‘Sanitation Tunnels’ At The Border May Do More Harm Than Good In Fighting COVID-19
In early May, the border city of Nogales, Sonora, put out a video of its first sanitation tunnel, just south of the port of entry with the United States.
Officials stop drivers coming south across the border and ask them to walk a few steps into the white, inflatable arch, then spin, arms outstretched, to be sprayed with a disinfectant.
"The product we use is biodegradable. It doesn't have bleach. It's colorless. It doesn't damage the skin, isn't irritating and is non-toxic," said Nogales Health Director Jesus Alberto Dicochea. "And it's effective in killing off a variety of bacteria and viruses."
In recent months, state and local leaders across Mexico have installed the plastic tunnels outside hospitals, health clinics and police stations in an effort to curb the spread of the coronavirus. And Nogales leaders spent thousands of dollars on five tunnels in early May, including one installed outside each of the city's two ports of entry.
"Just like the United States took precautions to protect its citizens, we are also taking our own to protect no only ourselves, but everyone else," Dicochea said.
So far, there have been significantly fewer confirmed cases of the coronavirus in Sonora than in neighboring Arizona. There has also been less testing on the Mexican side of the border.
And Nogales isn’t the only city worried about cross-border infection. In the state of Tamaulipas authorities installed tunnels at the border in April, after a coronavirus outbreak likely spread from a migrant deported from Texas. Other cities have set up checkpoints and are taking temperatures of southbound travelers.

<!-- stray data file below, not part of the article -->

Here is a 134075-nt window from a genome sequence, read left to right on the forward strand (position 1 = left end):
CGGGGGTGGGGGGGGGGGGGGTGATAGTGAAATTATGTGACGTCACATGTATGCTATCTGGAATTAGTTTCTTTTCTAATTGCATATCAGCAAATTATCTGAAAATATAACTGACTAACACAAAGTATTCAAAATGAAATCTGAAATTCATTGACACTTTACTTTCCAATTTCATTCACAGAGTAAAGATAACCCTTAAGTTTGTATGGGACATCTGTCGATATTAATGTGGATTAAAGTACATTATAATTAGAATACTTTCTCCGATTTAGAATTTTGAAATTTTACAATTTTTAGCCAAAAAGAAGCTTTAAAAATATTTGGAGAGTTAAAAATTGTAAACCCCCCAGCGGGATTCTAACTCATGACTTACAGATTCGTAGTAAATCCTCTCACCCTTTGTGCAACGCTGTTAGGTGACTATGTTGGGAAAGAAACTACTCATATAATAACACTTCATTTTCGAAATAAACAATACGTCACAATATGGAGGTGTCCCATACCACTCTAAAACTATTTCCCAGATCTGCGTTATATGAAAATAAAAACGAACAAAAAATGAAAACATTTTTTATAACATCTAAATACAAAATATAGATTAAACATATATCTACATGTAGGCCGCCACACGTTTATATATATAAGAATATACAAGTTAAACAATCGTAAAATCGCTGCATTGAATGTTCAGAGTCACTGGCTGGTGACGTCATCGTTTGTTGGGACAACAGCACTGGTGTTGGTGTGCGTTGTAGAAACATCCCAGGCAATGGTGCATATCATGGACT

Are Sanitation Tunnels Safe?
Despite the growing number of local leaders investing in the tunnels, Mexico’s Health Secretary Hugo Lopez-Gatell has called them a waste of money.
"If there was no risk, we wouldn't have said anything," he said during a press conference on April 8. "But there is a risk."
Far from being helpful, or even harmless, he said the tunnels could further spread COVID-19, by causing people to cough. And the chemicals might irritate the skin, eyes and lungs of people who pass through them.
"I would not recommend this. No," said Pete Raynor, director of the the Industrial Hygiene Program at the University of Minnesota School of Public Health.
Ranyor said sanitation tunnels don’t fight the primary transmission route of coronavirus through respiratory droplets in the air. And he doubts the quick application of disinfectant is effective in killing off the virus on surfaces either.
"And then the health effects to the people being sprayed I think are a concern too," he said.
The disinfectant Nogales is using is designed for surfaces in food preparation, not to be used on people. Different jurisdictions may be using different chemicals.
Instead of investing in the tunnels, Raynor said leaders should encourage people to stick with what we know works: wash your hands with soap and water; wear a mask; social distance and, if you can, stay home.
Crossing The Border
But staying home isn't an option for Fernando Leyvas, who crosses the border daily for his job in the trucking industry.
"I like this control measure, honestly," he said. "It makes me feel a little safer."
Leyvas has heard warnings that the sanitation tunnels aren’t effective, but he said being misted with disinfected and having his temperature checked is comforting when he has to leave home. Even if it isn't really doing much physically to stop him from contracting the virus, it relieves a little stress, he said.
But Carlos Fisher, who works in the produce industry, is worried about the possibility of being exposed to unknown chemicals in the tunnels.
"Even if they tell me what they're using, I’m not an expert, and I’m not going to take any risks of them apply something that’s going to affect my health in the future," he said. "If they would make me go through the tunnel, I wouldn’t do it. I would just go back to the United states and I would not cross into Mexico any more."
Fisher has been able to circumvent the tunnels by taking a toll road out of the port that bypasses that city. Others say they're crossing the border early in the morning before the tunnels start operating.
But Cesar Lopez of Nogales, Arizona, who crosses the border as part of his work with a binational women’s group, said while he's skeptical of the sanitation arches, too, they won’t keep him from crossing the border.
"I mean, I would rather not go through the tunnel. But if I have to go to Mexico and go through the tunnel, I’m going to do it," he said, adding that during the pandemic, he's already crossing the border as little as possible anyway.